Money in the Middle

Sandwich Generation Talking About Money Up, Down and Across Generations

Get Your Retirement Plan Priorities Straight

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Are your retirement funds slipping away?  It might be because retirement funds are being funneled off to help others. Good intentions.  Bad consequences.

 A new survey from Schwab says that almost half of retirees report supporting family members that they hadn’t planned for.  Children (53%) and grandchildren (37%) top the list of dependents.  An additional 12% are contributing to their parents’ finances.  The retirement reality of the sandwich generation.

 So are we doing what we should be doing? If you are putting your own retirement planning behind your adult children or parents – then the answer is “no”.  Why?  Because you are at great risk of continuing the cycle and putting yourself at financial risk.  

 Schwab says your retirement should take priority.  We agree.  Knowing what you need financially to retire, understanding the steps you have taken to control some of the risk (long-term care insurance, life insurance etc.) and how long you need to work are key.  If this economy has taught us nothing else, the unexpected can happen.  So the more you can shore up your own retirement, the better off you and your family will be.  

Helping aging parents.  After you have your retirement plan pinned down, you can turn to helping aging parents.  It can be simple things like helping make sure they have the right Medicare coverage, that their investments are appropriate for their stage of life or providing help with bill paying.  Or it may be helping them sort through local resources.  If they are in need of care assistance, check with your local Office on Aging to see if they are eligible for any community services.  Though cutbacks in state budgets are having their impact on senior services.  If you are still working, your company may offer elder care services which can help you identify resources.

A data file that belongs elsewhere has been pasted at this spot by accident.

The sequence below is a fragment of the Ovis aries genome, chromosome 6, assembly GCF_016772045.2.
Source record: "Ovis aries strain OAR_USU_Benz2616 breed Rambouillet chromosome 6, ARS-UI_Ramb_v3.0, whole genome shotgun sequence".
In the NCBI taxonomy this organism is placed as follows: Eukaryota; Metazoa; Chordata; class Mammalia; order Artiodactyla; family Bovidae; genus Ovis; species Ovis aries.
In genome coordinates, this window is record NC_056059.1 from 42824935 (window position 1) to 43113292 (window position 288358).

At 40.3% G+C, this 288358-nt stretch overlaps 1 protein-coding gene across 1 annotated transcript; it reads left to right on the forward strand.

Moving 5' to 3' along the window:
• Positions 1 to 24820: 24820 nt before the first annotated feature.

The kids are last.  They have time you don’t to rebuild.  and this can be one of those teachable moments about the importance of an emergency fund and budgeting.  Help as you can with housing or small expenses, but to take on additional debt to help them just doesn’t make financial sense.  Let them carry the school loans or figure out how to pay off their own credit card debt. “Encouraging their financial independence now will actually be to their benefit in the long run,” Schwab advises.

 Hard advice to follow?  Smart retirement planning.


Written by Laura Rossman

September 9, 2009 at 3:20 pm

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